The Eight Values of Nepali Democracy
With the deadline for the Nepal’s Constitution fast approaching, civil society has been pressuring the Constituent Assembly to come up the document on time. Public figures from across Nepal recently gathered to articulate a set of core values essential to a successful constitution, a discussion largely neglected in the public discourse; and to reaffirm that a just constitution is still possible before the 28 May deadline. Their appeal follows:
The Eight Values of Nepali Democracy
29 Chaitra 2066 – 11 April 2010
The country has entered a state of deep political uncertainty. This uncertainty is undermining the achievements of the People’s Movement of 2006. Today’s need is to preserve the democratic achievements of the past in building our road to the future. In this context, all political parties must concentrate on the peace process and constitution-writing, based on combatant integration-rehabilitation as agreed in past agreements. This is the national agenda of the moment, and we request the well-informed citizenry to be alert to any diversion from this path.
A constitution is not only a political document, it defines and establishes social relationships. For this reason, the new constitution must incorporate non-violence, harmony, goodwill, equality and trust as its basis. Our socio-political system and economic growth must be based on these parameters, for which we believe there has to be unanimity on the following values. With diligent and urgent effort based on these values, we believe it is still possible to promulgate the new constitution of Nepal by 28 May 2010 (14 Jestha 2066):
- Social Justice: We strongly believe that our country’s economic, social, cultural and political transformation must be based on social justice and equity that every citizen can enjoy.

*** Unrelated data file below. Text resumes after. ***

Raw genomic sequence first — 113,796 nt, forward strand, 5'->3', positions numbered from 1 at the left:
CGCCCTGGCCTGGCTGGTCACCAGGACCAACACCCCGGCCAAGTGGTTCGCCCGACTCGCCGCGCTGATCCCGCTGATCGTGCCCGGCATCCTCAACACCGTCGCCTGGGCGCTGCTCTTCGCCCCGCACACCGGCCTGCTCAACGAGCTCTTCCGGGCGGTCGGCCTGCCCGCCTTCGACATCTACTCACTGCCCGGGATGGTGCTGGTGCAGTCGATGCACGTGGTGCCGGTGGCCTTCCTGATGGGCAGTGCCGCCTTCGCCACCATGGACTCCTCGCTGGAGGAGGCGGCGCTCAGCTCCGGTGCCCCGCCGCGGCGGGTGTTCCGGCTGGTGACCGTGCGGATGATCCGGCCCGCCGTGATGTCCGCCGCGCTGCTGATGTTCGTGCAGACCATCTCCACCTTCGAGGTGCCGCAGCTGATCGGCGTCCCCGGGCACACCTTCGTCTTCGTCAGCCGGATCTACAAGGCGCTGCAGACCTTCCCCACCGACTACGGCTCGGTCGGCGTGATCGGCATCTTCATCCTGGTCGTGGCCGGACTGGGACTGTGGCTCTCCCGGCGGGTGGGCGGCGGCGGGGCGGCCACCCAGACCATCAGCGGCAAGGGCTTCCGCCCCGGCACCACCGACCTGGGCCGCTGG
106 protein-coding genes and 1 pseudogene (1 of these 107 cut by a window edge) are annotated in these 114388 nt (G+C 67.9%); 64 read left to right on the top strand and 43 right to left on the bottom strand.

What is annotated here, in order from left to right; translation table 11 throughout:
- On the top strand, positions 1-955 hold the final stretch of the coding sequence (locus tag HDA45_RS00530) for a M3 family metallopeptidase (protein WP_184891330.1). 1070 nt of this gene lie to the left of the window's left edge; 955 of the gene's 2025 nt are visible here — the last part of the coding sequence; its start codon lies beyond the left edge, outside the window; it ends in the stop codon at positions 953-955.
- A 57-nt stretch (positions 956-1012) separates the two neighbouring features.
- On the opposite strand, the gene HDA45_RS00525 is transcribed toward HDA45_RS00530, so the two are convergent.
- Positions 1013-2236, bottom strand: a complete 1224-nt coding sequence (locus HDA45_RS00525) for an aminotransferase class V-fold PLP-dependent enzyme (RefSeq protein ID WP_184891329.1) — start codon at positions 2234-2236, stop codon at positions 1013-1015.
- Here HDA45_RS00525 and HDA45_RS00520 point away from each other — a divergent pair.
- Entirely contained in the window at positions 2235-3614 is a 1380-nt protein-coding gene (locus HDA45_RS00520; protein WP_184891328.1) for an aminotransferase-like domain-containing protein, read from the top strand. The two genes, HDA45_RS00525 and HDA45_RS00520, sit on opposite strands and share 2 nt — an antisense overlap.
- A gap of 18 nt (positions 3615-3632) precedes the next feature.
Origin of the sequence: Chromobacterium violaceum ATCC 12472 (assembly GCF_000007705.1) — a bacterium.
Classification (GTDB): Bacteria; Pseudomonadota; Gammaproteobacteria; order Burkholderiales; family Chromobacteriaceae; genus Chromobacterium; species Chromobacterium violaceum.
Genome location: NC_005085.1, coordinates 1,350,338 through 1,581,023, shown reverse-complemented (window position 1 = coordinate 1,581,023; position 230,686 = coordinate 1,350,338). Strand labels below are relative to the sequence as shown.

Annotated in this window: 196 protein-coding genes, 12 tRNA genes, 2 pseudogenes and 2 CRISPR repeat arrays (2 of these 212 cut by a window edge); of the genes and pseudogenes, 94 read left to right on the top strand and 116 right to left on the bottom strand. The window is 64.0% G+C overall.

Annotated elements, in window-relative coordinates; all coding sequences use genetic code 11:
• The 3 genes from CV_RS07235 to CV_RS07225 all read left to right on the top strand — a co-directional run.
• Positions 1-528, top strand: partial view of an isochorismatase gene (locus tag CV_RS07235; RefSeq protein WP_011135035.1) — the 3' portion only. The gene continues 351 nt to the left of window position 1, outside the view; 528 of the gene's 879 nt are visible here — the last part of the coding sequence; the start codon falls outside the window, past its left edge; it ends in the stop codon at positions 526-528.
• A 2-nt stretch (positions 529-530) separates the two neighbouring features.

- Non-Violence: The coming constitution must be based on the value of non-violence, ahimsa. In the context of political transformation, those who have utilized violence must build trust by making an official declaration of having abandoned violence.
- Plurality and pluralism: Plurality is the communitarian character of Nepali society. Pluralism is the basis and system which supports this diversity. The new constitution must be a document that accepts and gives voice to varying ideas and aspirations. The new constitution must guarantee the ideals of pluralism and thereby institutionalize the federal democratic republic.
- Separation of powers: The very foundation of a modern political system is the separation of powers, including checks and balances between the legislature, executive and an independent judiciary.
- Freedoms: We should not contemplate a political system that does not guarantee political, economic, social freedoms as well as those of thought and expression. Under no circumstances can these freedoms be compromised. Human rights of all citizens must be guaranteed.
- Federalism: The very geography, population diversity and political history of the country demand federalism. The federal structure must be of the kind which guarantees the country’s unity and sovereignty, as well as social harmony, equality and the rights of citizens.
- Secularism: The state can have no religion. A state based on one faith is not acceptable. To say secularism is to believe in the freedom of all religions.
- Nationalism: No community, class or region alone can represent the sentiments of the entire nation. The very foundation of our nationalism is our plurality. For this reason, the first basis of our nationalism is the pluralism which emerges from the diversity of our population.
Chandra Kant Gyawali
Daman Nath Dhungana
Dr. Arjun Karki
Dr. Birendra Mishra
Dr. Gauri Shanker Lal Das
Dr. Netra Timsina
Dr. Surendra Labh
Gyani Devi Thapa Magar
Kanak Mani Dixit
Kedar Bhakta Mathema
Kul Chandra Gautam
Lhakpa Norbu Sherpa
Madan Krishna Shrestha
Mohan Singh Thebe
Padma Ratna Tuladhar
Prof. Dhruba Kumar
Prof. Kamal Krishna Joshi
Prof. Kapil Shrestha
Prof. Yogendra Yadava
Satish Chandra Agrawal
Subodh Raj Pyakurel
Tek Nath Baral